Adams Papers
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From John Adams to George Washington, 13 December 1790

Monday December 13th 1791 [1790]

At twelve o’clock the Senate attended upon the President of the United States at his own House, when the President of the Senate delivered the following Address.

To the President of the United States of America.

We receive, Sir, with particular satisfaction the communications contained in your Speech, which confirm to us the progressive State of the public Credit, and afford at the same time, a new proof of the solidity of the foundation on which it rests; and we chearfully join in the acknowledgement, which is due to the probity and patriotism of the mercantile and marine part of our fellow Citizens, whose enlightened attachment to the principles of good government is not less conspicuous in this, than it has been in other important respects.

In confidence that every constitutional preliminary has been observed, we assure you of our disposition to concur in giving the requisite Sanction to the admission of Kentucky as a distinct member of the Union, in doing which, we shall anticipate the happy effects to be expected from the sentiments of attachment towards the Union and its present government, which have been expressed by the Patriotic inhabitants of that District.

While we regret that the continuance and increase of the hostilities and depredations which have distressed our northwestern Frontier, should have rendered offensive measures necessary, we feel an entire confidence in the sufficiency of the motives which have produced them; and in the wisdom of the dispositions which have been concerted in pursuance of the powers vested in you; and whatever may have been the event, we shall chearfully concur in the provisions which the expedition that has been undertaken may require on the part of the Legislature, and in any other which the future peace and safety of our frontier Settlements may call for.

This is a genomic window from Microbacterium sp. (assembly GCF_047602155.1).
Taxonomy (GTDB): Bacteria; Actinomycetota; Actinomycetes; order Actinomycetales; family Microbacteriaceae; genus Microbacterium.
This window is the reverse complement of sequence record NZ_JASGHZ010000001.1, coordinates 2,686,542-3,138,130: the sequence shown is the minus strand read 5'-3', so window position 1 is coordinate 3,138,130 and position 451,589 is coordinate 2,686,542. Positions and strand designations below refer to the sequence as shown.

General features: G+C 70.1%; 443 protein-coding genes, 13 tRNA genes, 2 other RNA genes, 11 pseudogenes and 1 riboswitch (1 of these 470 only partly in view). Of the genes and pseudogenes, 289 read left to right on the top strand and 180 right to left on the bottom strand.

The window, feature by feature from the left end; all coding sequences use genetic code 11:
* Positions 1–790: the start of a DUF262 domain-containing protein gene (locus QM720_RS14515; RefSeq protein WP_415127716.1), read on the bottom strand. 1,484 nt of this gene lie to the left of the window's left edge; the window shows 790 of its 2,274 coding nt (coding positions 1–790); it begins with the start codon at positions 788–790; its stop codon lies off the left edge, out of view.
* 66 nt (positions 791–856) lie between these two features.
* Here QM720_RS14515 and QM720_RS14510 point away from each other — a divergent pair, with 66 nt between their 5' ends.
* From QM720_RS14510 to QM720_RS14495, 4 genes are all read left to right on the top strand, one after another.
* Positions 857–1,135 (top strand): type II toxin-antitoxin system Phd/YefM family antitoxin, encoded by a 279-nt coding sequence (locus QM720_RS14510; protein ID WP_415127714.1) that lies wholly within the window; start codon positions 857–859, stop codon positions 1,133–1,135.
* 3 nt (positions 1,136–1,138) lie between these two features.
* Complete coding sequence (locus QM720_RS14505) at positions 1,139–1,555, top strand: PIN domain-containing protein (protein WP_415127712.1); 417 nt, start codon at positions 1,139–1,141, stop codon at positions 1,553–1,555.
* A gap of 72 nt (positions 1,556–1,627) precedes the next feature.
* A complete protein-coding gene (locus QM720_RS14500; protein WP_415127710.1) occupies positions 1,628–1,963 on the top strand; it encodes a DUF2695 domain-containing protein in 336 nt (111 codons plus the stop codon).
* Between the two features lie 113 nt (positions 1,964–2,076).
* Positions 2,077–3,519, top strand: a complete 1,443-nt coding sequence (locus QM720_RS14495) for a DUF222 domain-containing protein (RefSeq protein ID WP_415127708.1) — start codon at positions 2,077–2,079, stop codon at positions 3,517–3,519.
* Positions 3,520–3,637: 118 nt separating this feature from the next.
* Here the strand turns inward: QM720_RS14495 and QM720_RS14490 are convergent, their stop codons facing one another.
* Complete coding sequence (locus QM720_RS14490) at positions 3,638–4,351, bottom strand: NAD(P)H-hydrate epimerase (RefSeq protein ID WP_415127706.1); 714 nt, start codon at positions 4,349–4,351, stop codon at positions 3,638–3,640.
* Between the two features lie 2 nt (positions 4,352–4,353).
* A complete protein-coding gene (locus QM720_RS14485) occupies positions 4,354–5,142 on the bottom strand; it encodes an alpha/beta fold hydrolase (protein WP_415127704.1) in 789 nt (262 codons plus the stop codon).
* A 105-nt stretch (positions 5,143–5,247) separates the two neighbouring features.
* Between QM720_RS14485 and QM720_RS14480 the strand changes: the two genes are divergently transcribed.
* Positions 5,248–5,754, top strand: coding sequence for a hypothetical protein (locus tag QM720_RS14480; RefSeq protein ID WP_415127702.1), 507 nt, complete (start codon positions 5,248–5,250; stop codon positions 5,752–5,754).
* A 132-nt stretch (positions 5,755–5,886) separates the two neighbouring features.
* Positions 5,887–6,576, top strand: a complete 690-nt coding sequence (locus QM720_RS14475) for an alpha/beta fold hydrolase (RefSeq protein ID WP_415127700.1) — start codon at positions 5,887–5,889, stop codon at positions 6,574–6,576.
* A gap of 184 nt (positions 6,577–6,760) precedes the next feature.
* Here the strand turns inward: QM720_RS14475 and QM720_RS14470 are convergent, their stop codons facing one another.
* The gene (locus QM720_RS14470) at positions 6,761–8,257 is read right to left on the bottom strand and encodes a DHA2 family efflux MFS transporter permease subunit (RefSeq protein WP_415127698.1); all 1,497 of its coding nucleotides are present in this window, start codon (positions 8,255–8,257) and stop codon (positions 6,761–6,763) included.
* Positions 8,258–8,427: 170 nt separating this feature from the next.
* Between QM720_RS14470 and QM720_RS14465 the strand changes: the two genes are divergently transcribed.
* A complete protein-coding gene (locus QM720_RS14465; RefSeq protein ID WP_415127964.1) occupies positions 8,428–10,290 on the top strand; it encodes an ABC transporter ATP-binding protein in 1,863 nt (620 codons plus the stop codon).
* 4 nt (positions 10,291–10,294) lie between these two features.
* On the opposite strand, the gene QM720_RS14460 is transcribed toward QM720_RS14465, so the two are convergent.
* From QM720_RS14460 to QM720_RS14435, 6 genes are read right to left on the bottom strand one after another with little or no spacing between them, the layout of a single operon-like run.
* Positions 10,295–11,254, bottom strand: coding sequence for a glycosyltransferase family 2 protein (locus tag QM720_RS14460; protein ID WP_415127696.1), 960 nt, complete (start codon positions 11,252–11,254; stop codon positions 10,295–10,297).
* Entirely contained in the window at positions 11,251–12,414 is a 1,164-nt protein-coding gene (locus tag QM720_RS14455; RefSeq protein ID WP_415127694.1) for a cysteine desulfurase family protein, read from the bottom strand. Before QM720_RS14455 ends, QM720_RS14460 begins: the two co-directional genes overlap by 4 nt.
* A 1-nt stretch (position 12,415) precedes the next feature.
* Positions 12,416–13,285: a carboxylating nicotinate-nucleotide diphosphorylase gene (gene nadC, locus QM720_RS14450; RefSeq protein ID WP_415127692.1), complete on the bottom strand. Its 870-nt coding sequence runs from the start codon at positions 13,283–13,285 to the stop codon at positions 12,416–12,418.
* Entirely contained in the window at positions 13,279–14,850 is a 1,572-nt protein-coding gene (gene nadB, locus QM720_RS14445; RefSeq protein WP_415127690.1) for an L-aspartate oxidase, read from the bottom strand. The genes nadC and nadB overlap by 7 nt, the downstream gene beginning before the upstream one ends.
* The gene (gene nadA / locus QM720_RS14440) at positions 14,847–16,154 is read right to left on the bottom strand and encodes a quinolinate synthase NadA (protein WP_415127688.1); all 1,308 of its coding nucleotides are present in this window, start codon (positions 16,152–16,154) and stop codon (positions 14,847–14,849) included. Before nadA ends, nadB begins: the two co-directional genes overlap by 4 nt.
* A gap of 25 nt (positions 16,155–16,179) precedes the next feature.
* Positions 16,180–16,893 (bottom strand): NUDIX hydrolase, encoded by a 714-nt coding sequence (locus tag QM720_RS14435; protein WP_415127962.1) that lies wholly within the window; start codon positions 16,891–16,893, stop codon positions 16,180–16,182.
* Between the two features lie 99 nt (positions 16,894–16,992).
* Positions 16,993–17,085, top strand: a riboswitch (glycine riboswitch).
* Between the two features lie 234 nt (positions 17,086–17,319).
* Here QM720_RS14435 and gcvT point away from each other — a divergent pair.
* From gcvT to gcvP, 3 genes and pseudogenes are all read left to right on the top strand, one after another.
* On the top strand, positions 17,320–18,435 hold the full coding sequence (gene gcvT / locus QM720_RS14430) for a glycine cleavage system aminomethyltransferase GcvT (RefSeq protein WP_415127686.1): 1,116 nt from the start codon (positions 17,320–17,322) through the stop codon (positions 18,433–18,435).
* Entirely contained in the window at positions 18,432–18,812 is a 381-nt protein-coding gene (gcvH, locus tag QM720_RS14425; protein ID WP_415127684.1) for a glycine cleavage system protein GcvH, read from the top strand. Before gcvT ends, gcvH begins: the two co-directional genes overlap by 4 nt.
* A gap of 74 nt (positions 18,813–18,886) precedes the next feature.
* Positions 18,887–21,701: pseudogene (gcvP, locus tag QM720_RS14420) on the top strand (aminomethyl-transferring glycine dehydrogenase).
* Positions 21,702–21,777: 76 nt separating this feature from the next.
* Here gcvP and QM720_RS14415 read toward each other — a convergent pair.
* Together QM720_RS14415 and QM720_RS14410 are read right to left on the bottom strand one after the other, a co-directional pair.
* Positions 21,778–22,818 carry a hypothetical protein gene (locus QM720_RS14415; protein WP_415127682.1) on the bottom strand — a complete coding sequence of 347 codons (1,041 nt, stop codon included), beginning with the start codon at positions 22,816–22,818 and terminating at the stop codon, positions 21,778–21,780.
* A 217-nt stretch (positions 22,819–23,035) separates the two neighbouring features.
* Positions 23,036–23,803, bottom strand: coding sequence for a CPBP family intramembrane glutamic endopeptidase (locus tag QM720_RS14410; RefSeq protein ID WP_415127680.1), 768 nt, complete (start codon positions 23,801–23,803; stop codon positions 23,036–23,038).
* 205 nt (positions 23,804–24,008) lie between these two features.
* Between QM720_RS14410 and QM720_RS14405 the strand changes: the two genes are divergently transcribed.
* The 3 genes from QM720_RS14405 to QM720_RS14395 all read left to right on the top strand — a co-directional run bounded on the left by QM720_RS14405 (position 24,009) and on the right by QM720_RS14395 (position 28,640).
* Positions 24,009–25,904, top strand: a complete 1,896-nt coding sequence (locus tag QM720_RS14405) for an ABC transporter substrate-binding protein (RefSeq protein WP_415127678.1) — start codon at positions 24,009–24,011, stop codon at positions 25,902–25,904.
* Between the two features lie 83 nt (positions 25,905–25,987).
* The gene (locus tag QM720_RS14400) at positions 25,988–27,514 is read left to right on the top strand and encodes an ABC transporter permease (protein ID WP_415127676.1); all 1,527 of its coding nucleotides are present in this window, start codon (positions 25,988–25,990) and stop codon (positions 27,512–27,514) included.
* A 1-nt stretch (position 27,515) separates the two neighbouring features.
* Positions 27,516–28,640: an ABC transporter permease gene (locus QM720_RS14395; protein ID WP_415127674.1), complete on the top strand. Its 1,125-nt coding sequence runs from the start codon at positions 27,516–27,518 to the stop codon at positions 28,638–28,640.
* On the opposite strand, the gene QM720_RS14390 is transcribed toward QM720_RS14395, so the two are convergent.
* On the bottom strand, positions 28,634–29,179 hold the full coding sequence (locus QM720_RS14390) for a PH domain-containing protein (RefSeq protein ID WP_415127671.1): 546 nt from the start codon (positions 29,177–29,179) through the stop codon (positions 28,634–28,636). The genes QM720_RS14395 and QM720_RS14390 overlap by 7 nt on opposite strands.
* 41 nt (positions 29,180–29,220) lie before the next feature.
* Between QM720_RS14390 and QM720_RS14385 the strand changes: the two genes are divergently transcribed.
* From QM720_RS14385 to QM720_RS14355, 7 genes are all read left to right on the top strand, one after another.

The critical posture of the European Powers will engage a due portion of our Attention, and we shall be ready to adopt any measures, which a prudent circumspection may suggest, for the preservation of the blessings of Peace: The navigation and fisheries of the United States, are objects too interesting not to inspire a disposition to promote them, by all the means, which shall appear to us, consistent with their natural progress, and permanent prosperity.

Impressed with the importance of a free intercourse with the Mediterranean, we shall not think any Deliberations misemployed which may conduce to the adoption of proper measures for removing the impediments that obstructed it.

The improvement of the judiciary system, and the other important objects, to which you have pointed our attention will not fail to engage the consideration they respectively merit.

In the course of our deliberations, upon every subject, we shall rely upon that co-operation which an undiminished zeal, and incessant anxiety for the public welfare on your part, so thoroughly ensure; and as it is our anxious desire, so it shall be our constant endeavour, to render the established Government more and more instrumental in promoting the good of our fellow citizens, and more and more the object of their attachment and confidence.

United States of America,

In Senate December the 13th 1790

John Adams.

Vice President of the United States

and President of the Senate.—

DLC: Papers of George Washington.

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